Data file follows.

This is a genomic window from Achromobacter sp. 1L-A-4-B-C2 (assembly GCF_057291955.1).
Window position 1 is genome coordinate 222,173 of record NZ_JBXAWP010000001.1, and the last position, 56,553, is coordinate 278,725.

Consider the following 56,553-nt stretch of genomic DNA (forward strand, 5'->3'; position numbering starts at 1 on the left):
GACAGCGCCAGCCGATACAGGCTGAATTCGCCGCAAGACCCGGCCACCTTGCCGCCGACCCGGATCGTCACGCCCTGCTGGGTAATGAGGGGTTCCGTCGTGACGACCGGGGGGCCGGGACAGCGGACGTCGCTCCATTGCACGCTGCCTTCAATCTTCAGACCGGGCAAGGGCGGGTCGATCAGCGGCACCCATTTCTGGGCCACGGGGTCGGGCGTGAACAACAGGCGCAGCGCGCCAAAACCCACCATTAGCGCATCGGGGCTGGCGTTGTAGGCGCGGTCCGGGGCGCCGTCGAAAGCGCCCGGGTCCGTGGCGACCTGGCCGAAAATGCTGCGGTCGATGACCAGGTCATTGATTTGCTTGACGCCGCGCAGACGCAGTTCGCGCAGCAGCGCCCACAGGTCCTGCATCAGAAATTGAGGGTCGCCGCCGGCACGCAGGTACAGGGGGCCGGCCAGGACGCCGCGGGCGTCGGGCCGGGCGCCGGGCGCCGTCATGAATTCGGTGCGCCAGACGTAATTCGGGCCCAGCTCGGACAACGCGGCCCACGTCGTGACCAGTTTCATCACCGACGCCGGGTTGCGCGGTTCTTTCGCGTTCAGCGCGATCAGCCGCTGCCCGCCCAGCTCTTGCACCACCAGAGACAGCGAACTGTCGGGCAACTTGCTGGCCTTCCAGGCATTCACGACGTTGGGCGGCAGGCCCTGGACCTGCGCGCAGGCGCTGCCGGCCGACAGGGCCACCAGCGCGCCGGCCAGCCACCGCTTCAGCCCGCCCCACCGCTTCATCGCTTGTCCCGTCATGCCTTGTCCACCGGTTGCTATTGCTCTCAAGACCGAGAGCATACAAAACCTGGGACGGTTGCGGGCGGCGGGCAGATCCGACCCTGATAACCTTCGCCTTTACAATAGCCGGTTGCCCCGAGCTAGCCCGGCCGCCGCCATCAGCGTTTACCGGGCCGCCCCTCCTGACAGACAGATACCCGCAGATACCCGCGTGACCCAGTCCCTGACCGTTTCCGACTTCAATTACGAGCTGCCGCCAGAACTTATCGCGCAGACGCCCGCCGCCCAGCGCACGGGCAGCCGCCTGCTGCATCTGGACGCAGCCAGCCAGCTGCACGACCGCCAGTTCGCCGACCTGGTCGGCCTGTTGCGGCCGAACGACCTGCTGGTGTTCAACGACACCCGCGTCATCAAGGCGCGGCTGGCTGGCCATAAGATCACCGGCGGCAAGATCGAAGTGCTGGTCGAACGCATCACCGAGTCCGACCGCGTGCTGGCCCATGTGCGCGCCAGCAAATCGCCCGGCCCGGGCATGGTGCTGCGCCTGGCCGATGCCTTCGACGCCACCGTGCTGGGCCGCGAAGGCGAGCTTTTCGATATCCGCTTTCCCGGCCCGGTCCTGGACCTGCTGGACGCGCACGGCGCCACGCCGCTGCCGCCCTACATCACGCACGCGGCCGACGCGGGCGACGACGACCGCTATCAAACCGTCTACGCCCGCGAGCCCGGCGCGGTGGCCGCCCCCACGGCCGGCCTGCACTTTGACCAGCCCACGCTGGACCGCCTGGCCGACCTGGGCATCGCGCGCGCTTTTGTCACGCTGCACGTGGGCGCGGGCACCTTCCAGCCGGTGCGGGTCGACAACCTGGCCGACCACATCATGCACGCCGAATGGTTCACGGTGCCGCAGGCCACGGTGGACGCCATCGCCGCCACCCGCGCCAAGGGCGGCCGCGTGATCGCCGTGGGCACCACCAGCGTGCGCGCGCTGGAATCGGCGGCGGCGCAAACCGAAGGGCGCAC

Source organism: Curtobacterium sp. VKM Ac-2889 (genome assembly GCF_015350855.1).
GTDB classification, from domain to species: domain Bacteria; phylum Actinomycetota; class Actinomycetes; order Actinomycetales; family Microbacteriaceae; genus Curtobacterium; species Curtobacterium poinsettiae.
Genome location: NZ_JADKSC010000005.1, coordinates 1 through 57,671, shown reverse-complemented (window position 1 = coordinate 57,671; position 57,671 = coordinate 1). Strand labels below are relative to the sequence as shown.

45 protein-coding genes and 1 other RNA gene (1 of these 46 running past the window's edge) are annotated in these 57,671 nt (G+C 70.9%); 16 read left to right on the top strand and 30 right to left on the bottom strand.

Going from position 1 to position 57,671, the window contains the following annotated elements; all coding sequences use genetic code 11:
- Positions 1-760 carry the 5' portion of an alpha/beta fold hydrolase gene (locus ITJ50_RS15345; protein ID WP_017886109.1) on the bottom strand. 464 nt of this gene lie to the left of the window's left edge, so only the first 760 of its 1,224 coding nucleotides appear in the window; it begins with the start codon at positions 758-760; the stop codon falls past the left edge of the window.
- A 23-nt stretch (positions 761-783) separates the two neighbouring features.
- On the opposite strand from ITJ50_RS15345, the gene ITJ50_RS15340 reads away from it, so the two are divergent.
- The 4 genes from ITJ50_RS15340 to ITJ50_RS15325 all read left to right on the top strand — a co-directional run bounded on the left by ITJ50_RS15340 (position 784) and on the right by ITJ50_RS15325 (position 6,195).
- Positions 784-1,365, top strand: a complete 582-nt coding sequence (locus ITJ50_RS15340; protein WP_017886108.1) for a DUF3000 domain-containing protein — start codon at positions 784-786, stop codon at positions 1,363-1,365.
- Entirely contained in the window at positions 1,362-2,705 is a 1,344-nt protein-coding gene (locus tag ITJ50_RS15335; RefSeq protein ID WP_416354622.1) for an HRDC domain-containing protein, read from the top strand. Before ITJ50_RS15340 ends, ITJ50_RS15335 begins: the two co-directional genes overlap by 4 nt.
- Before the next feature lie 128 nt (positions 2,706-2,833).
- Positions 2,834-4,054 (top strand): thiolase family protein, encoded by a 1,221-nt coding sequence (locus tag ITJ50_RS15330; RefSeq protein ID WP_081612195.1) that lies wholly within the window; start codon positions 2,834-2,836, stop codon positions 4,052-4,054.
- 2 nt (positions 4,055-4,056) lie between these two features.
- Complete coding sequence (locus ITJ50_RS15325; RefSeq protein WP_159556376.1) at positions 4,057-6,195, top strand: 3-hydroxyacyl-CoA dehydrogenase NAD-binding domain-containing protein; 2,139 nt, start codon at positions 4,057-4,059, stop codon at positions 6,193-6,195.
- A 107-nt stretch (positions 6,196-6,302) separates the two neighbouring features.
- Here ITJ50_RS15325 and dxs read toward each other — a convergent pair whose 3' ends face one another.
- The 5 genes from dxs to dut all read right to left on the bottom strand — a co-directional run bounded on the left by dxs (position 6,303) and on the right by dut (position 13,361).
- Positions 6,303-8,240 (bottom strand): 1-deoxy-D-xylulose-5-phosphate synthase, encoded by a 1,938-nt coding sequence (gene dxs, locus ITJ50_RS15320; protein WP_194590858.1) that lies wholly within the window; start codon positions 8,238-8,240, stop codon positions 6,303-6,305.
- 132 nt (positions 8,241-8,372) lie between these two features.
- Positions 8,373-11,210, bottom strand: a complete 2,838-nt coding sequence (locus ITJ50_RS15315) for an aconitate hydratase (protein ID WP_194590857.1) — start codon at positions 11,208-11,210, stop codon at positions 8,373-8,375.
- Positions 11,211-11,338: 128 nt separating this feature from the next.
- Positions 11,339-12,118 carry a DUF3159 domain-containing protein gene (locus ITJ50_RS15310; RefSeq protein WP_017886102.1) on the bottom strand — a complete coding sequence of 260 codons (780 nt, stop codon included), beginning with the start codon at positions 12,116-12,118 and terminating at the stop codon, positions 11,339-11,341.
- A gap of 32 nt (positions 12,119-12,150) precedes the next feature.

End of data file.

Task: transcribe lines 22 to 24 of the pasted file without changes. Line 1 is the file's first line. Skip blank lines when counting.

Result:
- The 5 genes from dxs to dut all read right to left on the bottom strand — a co-directional run bounded on the left by dxs (position 6,303) and on the right by dut (position 13,361).
- Positions 6,303-8,240 (bottom strand): 1-deoxy-D-xylulose-5-phosphate synthase, encoded by a 1,938-nt coding sequence (gene dxs, locus ITJ50_RS15320; protein WP_194590858.1) that lies wholly within the window; start codon positions 8,238-8,240, stop codon positions 6,303-6,305.
- 132 nt (positions 8,241-8,372) lie between these two features.